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Jeppe Knave Grave

Cairn(s)

<b>Jeppe Knave Grave</b>Posted by treehugger-ukImage © Treehugger-uk
Nearest Town:Clitheroe (5km NW)
OS Ref (GB):   SD760378 / Sheet: 103
Latitude:53° 50' 8.14" N
Longitude:   2° 21' 53.05" W

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<b>Jeppe Knave Grave</b>Posted by treehugger-uk <b>Jeppe Knave Grave</b>Posted by treehugger-uk <b>Jeppe Knave Grave</b>Posted by treehugger-uk <b>Jeppe Knave Grave</b>Posted by treehugger-uk <b>Jeppe Knave Grave</b>Posted by treehugger-uk <b>Jeppe Knave Grave</b>Posted by treehugger-uk <b>Jeppe Knave Grave</b>Posted by treehugger-uk

Fieldnotes

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A very pleasing and pleasant site to visit we sat here for quite some time very content indeed. In my opinion this is the site of a round cairn and very reminiscent of others in Lancashire like the Parlick Pike Cairn and the Borwick cairn treehugger-uk Posted by treehugger-uk
18th April 2006ce

Folklore

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Folk traditions about this site ascribe it as the grave of a character called Jeppe, who was an outlaw in the 11th or 12th century. This Jeppe and his band at some stage were waylaid and Jeppe was slain. As none of the local parishes would want to fork out for a decent burial for the knave, his cadaver was taken to the point where the parishes of Pendleton, Wiswell and Sabden meet and interred there. However, it appears the point where the parishes meet is actually some way away at the summit of Wiswell Moor, so Jeppe was deposited in a prehistoric monument on the side of the fell.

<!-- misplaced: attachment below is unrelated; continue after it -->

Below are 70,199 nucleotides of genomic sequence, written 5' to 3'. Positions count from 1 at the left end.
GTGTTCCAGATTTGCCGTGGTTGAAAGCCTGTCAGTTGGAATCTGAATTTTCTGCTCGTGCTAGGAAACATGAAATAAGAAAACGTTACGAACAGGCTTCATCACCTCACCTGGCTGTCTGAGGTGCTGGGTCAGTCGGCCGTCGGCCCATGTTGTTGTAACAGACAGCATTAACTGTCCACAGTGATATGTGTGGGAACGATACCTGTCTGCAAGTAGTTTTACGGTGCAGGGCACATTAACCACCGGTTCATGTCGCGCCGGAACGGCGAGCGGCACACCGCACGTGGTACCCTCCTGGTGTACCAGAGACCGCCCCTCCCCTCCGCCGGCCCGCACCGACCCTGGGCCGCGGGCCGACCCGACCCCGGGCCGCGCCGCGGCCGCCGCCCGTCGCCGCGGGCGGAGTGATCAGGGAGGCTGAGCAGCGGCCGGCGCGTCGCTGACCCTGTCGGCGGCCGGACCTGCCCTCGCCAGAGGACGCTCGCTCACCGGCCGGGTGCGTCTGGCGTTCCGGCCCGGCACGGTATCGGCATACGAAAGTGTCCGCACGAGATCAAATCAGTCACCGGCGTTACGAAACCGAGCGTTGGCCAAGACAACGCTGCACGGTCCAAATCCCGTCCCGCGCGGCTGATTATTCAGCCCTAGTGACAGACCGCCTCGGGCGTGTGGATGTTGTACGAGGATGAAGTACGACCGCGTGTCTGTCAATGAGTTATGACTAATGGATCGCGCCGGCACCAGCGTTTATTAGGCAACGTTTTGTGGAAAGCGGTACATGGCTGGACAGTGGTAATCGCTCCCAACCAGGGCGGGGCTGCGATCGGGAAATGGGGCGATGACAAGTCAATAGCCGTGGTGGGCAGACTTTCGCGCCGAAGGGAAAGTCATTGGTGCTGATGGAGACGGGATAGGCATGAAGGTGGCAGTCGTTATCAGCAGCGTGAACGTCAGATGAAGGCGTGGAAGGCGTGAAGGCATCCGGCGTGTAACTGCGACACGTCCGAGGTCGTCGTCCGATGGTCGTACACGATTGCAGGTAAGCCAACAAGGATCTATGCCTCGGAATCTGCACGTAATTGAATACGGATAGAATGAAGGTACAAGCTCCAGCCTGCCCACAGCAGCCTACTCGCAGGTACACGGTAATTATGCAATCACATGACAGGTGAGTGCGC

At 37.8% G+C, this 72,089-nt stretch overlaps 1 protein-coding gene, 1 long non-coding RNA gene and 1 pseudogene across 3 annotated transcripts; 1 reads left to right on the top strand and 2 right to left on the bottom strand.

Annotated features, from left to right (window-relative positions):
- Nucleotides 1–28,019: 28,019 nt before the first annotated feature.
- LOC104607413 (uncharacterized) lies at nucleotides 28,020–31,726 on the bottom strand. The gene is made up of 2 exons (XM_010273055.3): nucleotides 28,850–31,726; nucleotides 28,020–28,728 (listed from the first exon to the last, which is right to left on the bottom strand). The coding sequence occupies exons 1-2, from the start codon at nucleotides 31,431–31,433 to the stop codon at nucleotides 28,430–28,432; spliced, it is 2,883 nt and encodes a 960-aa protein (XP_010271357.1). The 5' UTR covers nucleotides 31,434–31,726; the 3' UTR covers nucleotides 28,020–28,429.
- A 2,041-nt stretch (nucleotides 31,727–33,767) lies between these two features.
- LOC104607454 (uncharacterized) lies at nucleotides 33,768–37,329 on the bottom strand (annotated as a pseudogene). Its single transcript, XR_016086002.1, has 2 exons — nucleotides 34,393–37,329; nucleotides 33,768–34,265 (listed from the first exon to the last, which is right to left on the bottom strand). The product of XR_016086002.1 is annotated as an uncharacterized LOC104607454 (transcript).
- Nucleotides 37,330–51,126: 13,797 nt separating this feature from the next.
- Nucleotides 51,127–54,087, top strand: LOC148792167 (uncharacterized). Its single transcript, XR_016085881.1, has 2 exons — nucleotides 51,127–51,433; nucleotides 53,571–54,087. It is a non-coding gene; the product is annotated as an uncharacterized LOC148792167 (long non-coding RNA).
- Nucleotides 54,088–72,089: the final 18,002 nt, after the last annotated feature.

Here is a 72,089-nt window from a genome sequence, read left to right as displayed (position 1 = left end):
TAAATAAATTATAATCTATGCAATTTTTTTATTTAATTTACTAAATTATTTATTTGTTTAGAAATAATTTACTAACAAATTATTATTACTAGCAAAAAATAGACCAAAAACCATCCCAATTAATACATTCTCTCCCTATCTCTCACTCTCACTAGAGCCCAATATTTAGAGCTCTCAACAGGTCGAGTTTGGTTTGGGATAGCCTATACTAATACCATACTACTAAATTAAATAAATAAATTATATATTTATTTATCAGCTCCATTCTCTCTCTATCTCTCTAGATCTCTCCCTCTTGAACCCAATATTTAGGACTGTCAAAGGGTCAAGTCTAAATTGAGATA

Other traditions claim that Jeppe was a murdered pauper, though the same economical reasons for his odd burial spot are cited.
An interesting note is that, in 1969, an axe dating from the Bronze Age was discovered in Pendleton. The object is now on display at Clitheroe Museum.
Posted by TheElf
14th January 2005ce

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Jeppe Knave Grave


The Archaeological Data Service page on the site.
Posted by TheElf
14th January 2005ce